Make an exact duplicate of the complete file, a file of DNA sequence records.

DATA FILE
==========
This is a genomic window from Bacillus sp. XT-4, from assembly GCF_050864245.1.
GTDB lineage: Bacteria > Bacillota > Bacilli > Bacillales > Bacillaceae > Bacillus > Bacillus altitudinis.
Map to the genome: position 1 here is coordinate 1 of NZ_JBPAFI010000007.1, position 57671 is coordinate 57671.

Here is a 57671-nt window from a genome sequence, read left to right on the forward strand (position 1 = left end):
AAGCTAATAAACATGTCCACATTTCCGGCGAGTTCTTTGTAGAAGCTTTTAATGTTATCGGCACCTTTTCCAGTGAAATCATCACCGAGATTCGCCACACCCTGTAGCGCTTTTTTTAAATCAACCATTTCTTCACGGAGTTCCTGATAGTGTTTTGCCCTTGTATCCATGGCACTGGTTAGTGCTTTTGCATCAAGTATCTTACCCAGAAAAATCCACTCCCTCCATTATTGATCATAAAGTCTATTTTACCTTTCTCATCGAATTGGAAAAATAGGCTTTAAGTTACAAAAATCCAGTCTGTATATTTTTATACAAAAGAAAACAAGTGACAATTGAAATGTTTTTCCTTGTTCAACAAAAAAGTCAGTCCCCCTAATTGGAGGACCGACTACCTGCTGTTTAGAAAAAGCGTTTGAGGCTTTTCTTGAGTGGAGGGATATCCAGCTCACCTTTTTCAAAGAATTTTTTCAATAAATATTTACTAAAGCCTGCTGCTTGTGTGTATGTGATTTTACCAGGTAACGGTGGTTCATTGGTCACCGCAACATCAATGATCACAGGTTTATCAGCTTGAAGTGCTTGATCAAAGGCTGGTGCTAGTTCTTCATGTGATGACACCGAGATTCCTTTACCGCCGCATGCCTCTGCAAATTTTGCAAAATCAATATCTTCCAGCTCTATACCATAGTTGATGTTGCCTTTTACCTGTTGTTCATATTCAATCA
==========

This is a genomic window from Bacillus sp. XT-4, from assembly GCF_050864245.1.
GTDB lineage: Bacteria > Bacillota > Bacilli > Bacillales > Bacillaceae > Bacillus > Bacillus altitudinis.
Map to the genome: position 1 here is coordinate 1 of NZ_JBPAFI010000007.1, position 57671 is coordinate 57671.

Here is a 57671-nt window from a genome sequence, read left to right on the forward strand (position 1 = left end):
AAGCTAATAAACATGTCCACATTTCCGGCGAGTTCTTTGTAGAAGCTTTTAATGTTATCGGCACCTTTTCCAGTGAAATCATCACCGAGATTCGCCACACCCTGTAGCGCTTTTTTTAAATCAACCATTTCTTCACGGAGTTCCTGATAGTGTTTTGCCCTTGTATCCATGGCACTGGTTAGTGCTTTTGCATCAAGTATCTTACCCAGAAAAATCCACTCCCTCCATTATTGATCATAAAGTCTATTTTACCTTTCTCATCGAATTGGAAAAATAGGCTTTAAGTTACAAAAATCCAGTCTGTATATTTTTATACAAAAGAAAACAAGTGACAATTGAAATGTTTTTCCTTGTTCAACAAAAAAGTCAGTCCCCCTAATTGGAGGACCGACTACCTGCTGTTTAGAAAAAGCGTTTGAGGCTTTTCTTGAGTGGAGGGATATCCAGCTCACCTTTTTCAAAGAATTTTTTCAATAAATATTTACTAAAGCCTGCTGCTTGTGTGTATGTGATTTTACCAGGTAACGGTGGTTCATTGGTCACCGCAACATCAATGATCACAGGTTTATCAGCTTGAAGTGCTTGATCAAAGGCTGGTGCTAGTTCTTCATGTGATGACACCGAGATTCCTTTACCGCCGCATGCCTCTGCAAATTTTGCAAAATCAATATCTTCCAGCTCTATACCATAGTTGATGTTGCCTTTTACCTGTTGTTCATATTCAATCA